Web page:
On the other hand, competition brings about order, whereby the consequences of a particular behavior determine its selection and the most successful becomes the leader of the group (Dunne, 2007, p.49).
5. What does it mean to say that a theory is useful? How should one approach the question of determining the relevance and value of a theory (theory-testing), according to Waltz?
Waltz emphasizes that a useful theory must have the capacity to be disproved. According to Waltz, a theory must be based on observable facts. The best theory must be close to reality and must be proved through measurements. Waltz believed that measurements were to be tested and predicted (Dunne, 2007, p.12). Waltz advances that the relevance and value of a theory is determined by the distinction between the measurement and the predictions. This implies that, if the distinction between the prediction and the measurement are too far apart, then it proves that the theory is falsified. Waltz advices that this would necessitate improvements on the theory to ensure that the predictions of measurements are within the boundaries of the applicable paradigm (Keohane, 2001, p.261).
6. Discuss how these five concepts inter-relate within realist theory: rationality, power, prudence, security, pessimism.
The relationship among the five concepts has been presented by Waltz: players under a domestic polity do not have reason to fear dependence on specialization. However, most starts get worried because of the anarchic structure, which plunders states into a vulnerable condition of insecurity (Keohane, 2001, p.81). This compels nations to become rational and reduce their dependency level. According to Waltz, it is such a simple feeling that explains the pessimistic thrust in order for them to expand their power and control. Countries that rely on other nations for crucial economic supplier are afraid of blackmail or cutoff during a war or crisis. Consequently, nations are likely to expand their political control in supplying resources, which might foster conflicts. Therefore, interdependence may lead to great rationality, insecurity and power (Dunne, 2007, p.47).
7. Define the following three terms and explain their significance: auxiliary hypothesis, reductionism, anarchy.
Modus Tollens is the reasoning patterns based on deductive validity. The auxiliary test hypothesis rarely comes in isolation. We often expect certain hypothetical observations to be tested in conjunction with a variety of background assumptions. Auxiliary hypotheses are defined as the aforementioned background assumptions. Auxiliary hypotheses must be taken into consideration in the reasoning method of refutation and conjecture (Keohane, 2001, p.161). Reductionism refers to the process of stratifying individuals into hierarchical ranks based on socio-economic teams. Reductionism argues that conflicts of sexuality, gender, and sex are melted into class inequality. This means that they arise between individuals who control and own means of manufacturing, service, exchange, communication and discipline vs. those who do not. Anarchy is viewed as auxiliary and separate to the universalization of class struggle (Dunne, 2007, p.111).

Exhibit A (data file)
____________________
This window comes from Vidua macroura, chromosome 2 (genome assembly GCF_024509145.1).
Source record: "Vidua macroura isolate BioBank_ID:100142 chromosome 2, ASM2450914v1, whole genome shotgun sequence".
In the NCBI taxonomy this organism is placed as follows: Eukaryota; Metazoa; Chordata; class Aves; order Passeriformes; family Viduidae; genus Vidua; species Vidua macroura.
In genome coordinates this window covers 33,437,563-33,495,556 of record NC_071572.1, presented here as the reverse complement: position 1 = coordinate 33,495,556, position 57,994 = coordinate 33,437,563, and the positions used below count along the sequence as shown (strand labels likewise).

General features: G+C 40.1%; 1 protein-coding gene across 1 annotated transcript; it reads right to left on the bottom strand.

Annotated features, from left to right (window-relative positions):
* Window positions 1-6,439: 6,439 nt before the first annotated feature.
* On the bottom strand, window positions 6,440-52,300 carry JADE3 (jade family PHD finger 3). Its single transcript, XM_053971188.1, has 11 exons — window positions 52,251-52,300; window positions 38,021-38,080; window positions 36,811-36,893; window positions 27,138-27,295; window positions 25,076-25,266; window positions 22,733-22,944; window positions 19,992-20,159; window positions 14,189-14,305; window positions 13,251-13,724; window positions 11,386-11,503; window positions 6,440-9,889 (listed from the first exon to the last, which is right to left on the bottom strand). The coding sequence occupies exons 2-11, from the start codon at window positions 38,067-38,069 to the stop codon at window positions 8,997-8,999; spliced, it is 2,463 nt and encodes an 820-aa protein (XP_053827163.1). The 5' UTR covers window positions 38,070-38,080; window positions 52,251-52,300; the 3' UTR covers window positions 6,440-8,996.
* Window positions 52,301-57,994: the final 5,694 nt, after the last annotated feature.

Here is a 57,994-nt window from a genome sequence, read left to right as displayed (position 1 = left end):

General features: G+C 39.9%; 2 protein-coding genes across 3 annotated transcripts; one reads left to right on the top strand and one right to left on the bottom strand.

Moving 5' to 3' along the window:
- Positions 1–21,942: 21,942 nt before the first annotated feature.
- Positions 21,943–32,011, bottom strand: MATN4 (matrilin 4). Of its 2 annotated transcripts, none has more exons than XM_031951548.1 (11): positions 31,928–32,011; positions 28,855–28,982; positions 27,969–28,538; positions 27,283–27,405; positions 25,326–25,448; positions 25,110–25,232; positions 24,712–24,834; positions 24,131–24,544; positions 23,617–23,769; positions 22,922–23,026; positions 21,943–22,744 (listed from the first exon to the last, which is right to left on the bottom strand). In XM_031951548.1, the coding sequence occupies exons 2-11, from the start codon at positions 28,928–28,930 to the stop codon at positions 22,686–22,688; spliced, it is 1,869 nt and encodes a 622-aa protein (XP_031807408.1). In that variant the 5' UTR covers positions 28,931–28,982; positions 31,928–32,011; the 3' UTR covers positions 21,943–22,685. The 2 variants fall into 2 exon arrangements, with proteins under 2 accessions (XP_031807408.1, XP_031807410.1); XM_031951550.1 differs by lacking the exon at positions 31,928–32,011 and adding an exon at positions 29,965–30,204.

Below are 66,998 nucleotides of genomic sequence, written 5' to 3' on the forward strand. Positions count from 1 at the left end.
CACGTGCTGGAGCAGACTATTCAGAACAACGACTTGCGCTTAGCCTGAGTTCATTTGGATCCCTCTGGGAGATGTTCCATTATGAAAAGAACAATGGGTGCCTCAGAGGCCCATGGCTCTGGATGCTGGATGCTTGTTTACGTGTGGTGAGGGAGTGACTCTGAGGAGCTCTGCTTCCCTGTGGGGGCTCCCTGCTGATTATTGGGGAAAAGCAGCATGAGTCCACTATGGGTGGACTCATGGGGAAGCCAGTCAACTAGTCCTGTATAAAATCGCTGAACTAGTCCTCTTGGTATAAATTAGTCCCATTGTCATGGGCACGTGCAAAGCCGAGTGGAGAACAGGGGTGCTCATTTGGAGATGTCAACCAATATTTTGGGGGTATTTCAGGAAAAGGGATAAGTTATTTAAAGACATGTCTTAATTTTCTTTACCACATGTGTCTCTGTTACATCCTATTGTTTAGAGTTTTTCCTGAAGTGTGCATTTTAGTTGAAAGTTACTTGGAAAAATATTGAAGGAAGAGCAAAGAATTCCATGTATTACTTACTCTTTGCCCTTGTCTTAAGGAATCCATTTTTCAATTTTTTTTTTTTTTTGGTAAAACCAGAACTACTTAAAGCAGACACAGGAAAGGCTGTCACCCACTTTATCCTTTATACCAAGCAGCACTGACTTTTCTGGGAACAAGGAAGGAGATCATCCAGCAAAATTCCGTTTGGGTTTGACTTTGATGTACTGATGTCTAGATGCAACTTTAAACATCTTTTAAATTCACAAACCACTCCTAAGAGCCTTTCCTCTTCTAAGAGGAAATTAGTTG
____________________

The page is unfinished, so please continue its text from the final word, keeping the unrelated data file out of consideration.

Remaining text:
8. Why do neorealist such as Waltz insist that only a structural argument can explain the core dynamics of international relations? How does systemic analysis shape their theory?
Neorealists have identified three areas forming the basis of classifying critical facets of classical realism. To begin with, they have focused on the condition of humans of conflict and insecurity that requires great attention. The neorealists have identified bodies of political wisdom and knowledge that address human insecurity problems because the human condition is a permanent characteristic of human life (Dunne, 2007, p.51). First, Waltz has developed answers to the failure of international liberation adequately accounting for enhanced global relations that precipitated major world wars. Waltz has focused on structure that forms the international systems rather than nature of human beings. He has described structure as being founded on a hierarchy of state actors that perform essential functions for the purpose of survival. Waltz is of the belief that the behavior exhibited by nations in the global system is not rooted on the nature of humans. He argues that it results from nations that find themselves in a condition of anarchy whereby they are forced to adopt necessary measures to ensure they survive (Keohane, 2001, p.81).
Dunne, T. (2007). International relations theories:…